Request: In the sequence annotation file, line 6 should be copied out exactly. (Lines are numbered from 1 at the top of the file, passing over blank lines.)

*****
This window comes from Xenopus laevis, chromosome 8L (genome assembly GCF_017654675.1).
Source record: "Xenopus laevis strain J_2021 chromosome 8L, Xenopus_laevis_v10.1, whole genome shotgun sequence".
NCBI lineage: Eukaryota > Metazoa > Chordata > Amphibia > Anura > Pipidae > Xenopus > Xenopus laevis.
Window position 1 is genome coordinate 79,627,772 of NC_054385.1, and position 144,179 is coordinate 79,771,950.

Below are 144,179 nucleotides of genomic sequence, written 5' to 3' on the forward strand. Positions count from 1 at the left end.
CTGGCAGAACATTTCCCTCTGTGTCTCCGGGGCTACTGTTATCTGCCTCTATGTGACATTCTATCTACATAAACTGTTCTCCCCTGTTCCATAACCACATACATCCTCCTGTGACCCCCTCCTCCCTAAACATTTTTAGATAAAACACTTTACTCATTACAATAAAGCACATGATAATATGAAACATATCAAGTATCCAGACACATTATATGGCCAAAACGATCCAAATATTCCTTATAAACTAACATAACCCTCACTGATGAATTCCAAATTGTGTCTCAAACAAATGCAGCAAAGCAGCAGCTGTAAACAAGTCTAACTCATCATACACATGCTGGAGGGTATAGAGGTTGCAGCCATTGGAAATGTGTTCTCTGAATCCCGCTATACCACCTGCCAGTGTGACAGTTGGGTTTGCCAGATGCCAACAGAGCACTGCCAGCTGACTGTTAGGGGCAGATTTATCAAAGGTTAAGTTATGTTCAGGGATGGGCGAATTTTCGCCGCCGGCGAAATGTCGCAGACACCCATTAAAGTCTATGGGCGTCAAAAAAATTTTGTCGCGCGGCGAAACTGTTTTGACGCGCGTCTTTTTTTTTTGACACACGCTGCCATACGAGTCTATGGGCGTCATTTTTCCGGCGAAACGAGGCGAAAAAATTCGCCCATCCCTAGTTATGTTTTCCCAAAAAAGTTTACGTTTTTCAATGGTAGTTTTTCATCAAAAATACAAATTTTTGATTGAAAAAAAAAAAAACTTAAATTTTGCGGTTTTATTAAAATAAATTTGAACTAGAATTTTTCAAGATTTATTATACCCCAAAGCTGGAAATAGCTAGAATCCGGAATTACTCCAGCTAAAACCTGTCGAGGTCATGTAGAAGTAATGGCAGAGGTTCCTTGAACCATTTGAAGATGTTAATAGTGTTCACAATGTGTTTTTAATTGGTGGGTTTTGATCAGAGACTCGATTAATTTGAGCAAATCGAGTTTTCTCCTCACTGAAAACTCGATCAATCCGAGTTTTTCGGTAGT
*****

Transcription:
CTGGCAGAACATTTCCCTCTGTGTCTCCGGGGCTACTGTTATCTGCCTCTATGTGACATTCTATCTACATAAACTGTTCTCCCCTGTTCCATAACCACATACATCCTCCTGTGACCCCCTCCTCCCTAAACATTTTTAGATAAAACACTTTACTCATTACAATAAAGCACATGATAATATGAAACATATCAAGTATCCAGACACATTATATGGCCAAAACGATCCAAATATTCCTTATAAACTAACATAACCCTCACTGATGAATTCCAAATTGTGTCTCAAACAAATGCAGCAAAGCAGCAGCTGTAAACAAGTCTAACTCATCATACACATGCTGGAGGGTATAGAGGTTGCAGCCATTGGAAATGTGTTCTCTGAATCCCGCTATACCACCTGCCAGTGTGACAGTTGGGTTTGCCAGATGCCAACAGAGCACTGCCAGCTGACTGTTAGGGGCAGATTTATCAAAGGTTAAGTTATGTTCAGGGATGGGCGAATTTTCGCCGCCGGCGAAATGTCGCAGACACCCATTAAAGTCTATGGGCGTCAAAAAAATTTTGTCGCGCGGCGAAACTGTTTTGACGCGCGTCTTTTTTTTTTGACACACGCTGCCATACGAGTCTATGGGCGTCATTTTTCCGGCGAAACGAGGCGAAAAAATTCGCCCATCCCTAGTTATGTTTTCCCAAAAAAGTTTACGTTTTTCAATGGTAGTTTTTCATCAAAAATACAAATTTTTGATTGAAAAAAAAAAAAACTTAAATTTTGCGGTTTTATTAAAATAAATTTGAACTAGAATTTTTCAAGATTTATTATACCCCAAAGCTGGAAATAGCTAGAATCCGGAATTACTCCAGCTAAAACCTGTCGAGGTCATGTAGAAGTAATGGCAGAGGTTCCTTGAACCATTTGAAGATGTTAATAGTGTTCACAATGTGTTTTTAATTGGTGGGTTTTGATCAGAGACTCGATTAATTTGAGCAAATCGAGTTTTCTCCTCACTGAAAACTCGATCAATCCGAGTTTTTCGGTAGT